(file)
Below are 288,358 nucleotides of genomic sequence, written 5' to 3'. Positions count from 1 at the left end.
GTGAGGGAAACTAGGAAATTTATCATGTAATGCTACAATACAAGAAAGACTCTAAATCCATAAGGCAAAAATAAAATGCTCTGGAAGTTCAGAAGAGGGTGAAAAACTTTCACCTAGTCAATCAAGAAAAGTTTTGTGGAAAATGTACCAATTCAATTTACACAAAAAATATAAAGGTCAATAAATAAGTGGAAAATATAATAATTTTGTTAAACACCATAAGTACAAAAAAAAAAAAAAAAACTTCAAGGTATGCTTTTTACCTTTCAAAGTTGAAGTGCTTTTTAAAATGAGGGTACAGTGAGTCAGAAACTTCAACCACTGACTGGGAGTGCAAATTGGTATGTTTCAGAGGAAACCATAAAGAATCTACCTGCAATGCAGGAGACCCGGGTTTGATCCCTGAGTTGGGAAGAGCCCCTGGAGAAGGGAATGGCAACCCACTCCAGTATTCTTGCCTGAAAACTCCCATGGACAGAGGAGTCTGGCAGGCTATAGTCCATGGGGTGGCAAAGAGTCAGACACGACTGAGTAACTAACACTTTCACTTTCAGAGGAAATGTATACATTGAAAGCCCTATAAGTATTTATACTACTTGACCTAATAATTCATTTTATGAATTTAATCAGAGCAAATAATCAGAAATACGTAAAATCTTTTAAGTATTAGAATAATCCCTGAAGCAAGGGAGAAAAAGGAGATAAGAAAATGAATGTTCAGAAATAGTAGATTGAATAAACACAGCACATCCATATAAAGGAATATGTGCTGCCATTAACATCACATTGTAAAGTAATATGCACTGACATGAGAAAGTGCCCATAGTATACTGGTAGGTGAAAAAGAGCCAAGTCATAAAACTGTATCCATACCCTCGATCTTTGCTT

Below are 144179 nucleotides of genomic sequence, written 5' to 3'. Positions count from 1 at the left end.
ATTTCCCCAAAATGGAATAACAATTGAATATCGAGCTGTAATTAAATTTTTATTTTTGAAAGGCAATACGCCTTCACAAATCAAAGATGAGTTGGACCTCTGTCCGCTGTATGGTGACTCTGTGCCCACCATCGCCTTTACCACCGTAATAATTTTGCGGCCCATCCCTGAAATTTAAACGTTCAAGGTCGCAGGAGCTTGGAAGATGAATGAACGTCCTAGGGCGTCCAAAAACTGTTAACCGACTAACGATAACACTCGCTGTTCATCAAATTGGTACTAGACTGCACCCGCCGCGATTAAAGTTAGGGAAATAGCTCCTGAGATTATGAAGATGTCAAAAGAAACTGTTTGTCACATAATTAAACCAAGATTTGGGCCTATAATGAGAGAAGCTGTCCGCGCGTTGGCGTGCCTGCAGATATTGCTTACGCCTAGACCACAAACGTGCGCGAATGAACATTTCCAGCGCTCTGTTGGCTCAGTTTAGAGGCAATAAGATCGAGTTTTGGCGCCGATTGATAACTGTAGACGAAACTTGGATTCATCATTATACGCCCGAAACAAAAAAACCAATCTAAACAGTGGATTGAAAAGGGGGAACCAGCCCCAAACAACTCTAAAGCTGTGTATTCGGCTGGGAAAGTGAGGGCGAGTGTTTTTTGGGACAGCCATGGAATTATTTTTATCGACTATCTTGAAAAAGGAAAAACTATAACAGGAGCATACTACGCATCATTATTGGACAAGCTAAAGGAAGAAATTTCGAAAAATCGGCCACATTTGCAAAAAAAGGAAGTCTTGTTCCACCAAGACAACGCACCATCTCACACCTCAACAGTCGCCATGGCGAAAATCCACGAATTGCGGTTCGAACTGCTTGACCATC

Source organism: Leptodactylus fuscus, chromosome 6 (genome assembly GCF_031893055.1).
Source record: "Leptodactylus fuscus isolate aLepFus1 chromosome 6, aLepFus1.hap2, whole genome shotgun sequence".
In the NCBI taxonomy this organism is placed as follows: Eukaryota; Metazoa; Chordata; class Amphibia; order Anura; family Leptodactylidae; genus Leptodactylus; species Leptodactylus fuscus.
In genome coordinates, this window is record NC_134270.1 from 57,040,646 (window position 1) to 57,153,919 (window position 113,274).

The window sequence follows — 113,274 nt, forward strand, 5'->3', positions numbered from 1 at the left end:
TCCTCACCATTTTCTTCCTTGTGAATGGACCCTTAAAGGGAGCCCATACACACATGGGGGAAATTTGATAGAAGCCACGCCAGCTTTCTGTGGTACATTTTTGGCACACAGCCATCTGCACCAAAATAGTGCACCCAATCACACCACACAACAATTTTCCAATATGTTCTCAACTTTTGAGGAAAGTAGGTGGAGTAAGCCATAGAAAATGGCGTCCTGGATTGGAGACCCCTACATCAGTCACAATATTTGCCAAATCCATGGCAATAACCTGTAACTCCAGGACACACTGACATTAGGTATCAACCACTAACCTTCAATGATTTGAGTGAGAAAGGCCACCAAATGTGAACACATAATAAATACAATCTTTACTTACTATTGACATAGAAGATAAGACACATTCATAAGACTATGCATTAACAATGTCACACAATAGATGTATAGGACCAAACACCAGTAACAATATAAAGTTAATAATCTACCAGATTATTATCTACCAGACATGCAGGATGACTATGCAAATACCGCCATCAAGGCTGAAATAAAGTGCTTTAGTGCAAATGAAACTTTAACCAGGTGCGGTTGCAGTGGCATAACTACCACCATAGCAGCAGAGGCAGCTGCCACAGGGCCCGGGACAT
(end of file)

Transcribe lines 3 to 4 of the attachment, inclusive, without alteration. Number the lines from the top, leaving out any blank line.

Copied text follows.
Below are 144179 nucleotides of genomic sequence, written 5' to 3'. Positions count from 1 at the left end.
ATTTCCCCAAAATGGAATAACAATTGAATATCGAGCTGTAATTAAATTTTTATTTTTGAAAGGCAATACGCCTTCACAAATCAAAGATGAGTTGGACCTCTGTCCGCTGTATGGTGACTCTGTGCCCACCATCGCCTTTACCACCGTAATAATTTTGCGGCCCATCCCTGAAATTTAAACGTTCAAGGTCGCAGGAGCTTGGAAGATGAATGAACGTCCTAGGGCGTCCAAAAACTGTTAACCGACTAACGATAACACTCGCTGTTCATCAAATTGGTACTAGACTGCACCCGCCGCGATTAAAGTTAGGGAAATAGCTCCTGAGATTATGAAGATGTCAAAAGAAACTGTTTGTCACATAATTAAACCAAGATTTGGGCCTATAATGAGAGAAGCTGTCCGCGCGTTGGCGTGCCTGCAGATATTGCTTACGCCTAGACCACAAACGTGCGCGAATGAACATTTCCAGCGCTCTGTTGGCTCAGTTTAGAGGCAATAAGATCGAGTTTTGGCGCCGATTGATAACTGTAGACGAAACTTGGATTCATCATTATACGCCCGAAACAAAAAAACCAATCTAAACAGTGGATTGAAAAGGGGGAACCAGCCCCAAACAACTCTAAAGCTGTGTATTCGGCTGGGAAAGTGAGGGCGAGTGTTTTTTGGGACAGCCATGGAATTATTTTTATCGACTATCTTGAAAAAGGAAAAACTATAACAGGAGCATACTACGCATCATTATTGGACAAGCTAAAGGAAGAAATTTCGAAAAATCGGCCACATTTGCAAAAAAAGGAAGTCTTGTTCCACCAAGACAACGCACCATCTCACACCTCAACAGTCGCCATGGCGAAAATCCACGAATTGCGGTTCGAACTGCTTGACCATC